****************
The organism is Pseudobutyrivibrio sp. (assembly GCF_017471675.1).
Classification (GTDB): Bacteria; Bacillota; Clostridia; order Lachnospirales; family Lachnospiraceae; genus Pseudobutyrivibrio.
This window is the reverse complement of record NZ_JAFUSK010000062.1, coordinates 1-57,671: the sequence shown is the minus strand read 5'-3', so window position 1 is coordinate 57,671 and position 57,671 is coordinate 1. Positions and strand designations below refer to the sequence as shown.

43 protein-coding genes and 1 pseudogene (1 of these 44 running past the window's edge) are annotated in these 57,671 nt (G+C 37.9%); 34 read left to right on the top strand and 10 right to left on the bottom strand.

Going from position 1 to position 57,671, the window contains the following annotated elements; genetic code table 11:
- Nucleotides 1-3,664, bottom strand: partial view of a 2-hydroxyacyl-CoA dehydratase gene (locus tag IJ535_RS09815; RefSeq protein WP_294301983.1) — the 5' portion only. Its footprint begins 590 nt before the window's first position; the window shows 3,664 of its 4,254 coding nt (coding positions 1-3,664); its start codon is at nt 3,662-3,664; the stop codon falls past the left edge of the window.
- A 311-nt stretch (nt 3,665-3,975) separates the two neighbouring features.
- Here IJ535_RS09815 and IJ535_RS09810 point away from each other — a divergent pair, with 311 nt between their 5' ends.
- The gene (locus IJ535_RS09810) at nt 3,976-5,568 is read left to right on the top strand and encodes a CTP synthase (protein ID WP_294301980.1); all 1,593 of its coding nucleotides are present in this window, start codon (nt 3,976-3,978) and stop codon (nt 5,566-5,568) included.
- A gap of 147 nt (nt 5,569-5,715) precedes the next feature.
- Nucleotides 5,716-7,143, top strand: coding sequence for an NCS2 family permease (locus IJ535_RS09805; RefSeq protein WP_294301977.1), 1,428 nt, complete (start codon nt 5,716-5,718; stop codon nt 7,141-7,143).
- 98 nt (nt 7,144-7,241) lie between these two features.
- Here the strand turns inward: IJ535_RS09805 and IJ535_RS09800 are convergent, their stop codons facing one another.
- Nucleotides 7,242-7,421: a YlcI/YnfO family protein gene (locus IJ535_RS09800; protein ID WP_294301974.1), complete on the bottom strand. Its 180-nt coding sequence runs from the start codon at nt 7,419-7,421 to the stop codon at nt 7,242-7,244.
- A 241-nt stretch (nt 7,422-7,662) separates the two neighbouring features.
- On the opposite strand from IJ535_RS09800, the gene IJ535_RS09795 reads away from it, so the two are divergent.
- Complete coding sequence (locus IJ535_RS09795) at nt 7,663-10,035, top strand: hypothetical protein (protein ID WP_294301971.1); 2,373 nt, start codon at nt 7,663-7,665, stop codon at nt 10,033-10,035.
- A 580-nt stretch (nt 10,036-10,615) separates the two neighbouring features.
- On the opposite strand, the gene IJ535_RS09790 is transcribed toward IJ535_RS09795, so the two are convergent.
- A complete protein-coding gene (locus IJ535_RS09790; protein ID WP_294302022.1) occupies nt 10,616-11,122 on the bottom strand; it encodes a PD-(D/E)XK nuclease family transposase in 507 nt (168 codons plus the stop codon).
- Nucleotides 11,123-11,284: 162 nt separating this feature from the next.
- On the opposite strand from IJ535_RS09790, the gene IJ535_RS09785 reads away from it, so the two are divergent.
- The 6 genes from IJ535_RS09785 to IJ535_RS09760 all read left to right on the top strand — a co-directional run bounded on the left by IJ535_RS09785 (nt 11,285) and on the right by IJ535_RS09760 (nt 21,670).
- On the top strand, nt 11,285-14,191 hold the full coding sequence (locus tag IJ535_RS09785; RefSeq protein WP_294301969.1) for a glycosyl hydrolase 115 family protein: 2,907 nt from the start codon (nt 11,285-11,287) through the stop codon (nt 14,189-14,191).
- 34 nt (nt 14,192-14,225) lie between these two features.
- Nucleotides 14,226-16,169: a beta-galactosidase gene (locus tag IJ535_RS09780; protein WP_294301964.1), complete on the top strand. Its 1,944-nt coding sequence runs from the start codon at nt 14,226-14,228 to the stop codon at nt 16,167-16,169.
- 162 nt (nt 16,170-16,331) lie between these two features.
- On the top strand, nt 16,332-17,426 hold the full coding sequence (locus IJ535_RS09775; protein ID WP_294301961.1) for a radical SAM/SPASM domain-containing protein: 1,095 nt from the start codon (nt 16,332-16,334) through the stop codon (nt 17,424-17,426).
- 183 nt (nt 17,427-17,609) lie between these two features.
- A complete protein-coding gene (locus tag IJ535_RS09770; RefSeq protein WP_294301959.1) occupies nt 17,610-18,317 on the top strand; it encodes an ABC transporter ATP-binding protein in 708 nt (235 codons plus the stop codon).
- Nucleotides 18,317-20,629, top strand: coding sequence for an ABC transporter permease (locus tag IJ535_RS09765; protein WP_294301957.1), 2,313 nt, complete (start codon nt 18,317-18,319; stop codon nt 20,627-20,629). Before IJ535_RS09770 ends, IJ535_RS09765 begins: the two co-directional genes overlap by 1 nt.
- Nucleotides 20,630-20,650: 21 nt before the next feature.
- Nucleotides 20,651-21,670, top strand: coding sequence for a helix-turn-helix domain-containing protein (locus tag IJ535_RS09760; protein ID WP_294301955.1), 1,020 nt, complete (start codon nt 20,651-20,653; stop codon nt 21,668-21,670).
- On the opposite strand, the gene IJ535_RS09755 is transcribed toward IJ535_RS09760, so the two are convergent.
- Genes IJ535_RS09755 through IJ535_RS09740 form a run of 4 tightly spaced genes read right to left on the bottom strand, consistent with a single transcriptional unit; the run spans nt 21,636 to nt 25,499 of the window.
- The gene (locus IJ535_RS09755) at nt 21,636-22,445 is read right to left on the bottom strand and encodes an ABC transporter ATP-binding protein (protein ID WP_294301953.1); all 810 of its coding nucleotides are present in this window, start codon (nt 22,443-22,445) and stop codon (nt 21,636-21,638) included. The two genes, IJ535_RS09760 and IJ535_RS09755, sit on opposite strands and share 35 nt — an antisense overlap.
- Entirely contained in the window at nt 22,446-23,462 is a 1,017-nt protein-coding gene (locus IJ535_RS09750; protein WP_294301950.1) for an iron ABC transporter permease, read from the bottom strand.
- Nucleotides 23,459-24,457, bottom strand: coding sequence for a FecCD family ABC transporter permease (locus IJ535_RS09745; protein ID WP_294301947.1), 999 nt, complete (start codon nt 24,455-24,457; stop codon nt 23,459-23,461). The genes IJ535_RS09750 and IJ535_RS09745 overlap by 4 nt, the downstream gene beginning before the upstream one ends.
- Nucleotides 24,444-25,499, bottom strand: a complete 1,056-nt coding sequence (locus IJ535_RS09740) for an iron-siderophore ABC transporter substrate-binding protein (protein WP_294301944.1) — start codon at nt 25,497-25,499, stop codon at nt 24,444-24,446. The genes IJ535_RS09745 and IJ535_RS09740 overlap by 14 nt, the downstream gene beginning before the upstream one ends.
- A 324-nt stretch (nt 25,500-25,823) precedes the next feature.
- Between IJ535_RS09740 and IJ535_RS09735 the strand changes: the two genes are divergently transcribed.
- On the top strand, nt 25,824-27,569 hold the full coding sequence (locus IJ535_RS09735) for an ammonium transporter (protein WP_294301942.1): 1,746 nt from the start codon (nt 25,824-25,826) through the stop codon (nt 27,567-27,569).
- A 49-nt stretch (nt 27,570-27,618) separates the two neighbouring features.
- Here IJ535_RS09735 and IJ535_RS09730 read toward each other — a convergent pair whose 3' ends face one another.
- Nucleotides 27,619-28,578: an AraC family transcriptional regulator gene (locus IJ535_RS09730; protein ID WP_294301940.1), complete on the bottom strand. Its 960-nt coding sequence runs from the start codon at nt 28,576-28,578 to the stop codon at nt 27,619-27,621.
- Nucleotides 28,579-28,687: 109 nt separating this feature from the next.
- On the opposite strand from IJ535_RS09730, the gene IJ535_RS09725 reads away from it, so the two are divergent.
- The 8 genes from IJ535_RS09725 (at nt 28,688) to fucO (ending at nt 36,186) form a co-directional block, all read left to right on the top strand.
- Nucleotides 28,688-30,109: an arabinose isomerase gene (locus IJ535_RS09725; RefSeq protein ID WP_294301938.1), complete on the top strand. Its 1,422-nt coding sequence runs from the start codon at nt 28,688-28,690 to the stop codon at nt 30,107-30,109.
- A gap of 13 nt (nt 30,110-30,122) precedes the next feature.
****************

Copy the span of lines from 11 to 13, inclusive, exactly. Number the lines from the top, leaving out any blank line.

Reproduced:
- Nucleotides 5,716-7,143, top strand: coding sequence for an NCS2 family permease (locus IJ535_RS09805; RefSeq protein WP_294301977.1), 1,428 nt, complete (start codon nt 5,716-5,718; stop codon nt 7,141-7,143).
- 98 nt (nt 7,144-7,241) lie between these two features.
- Here the strand turns inward: IJ535_RS09805 and IJ535_RS09800 are convergent, their stop codons facing one another.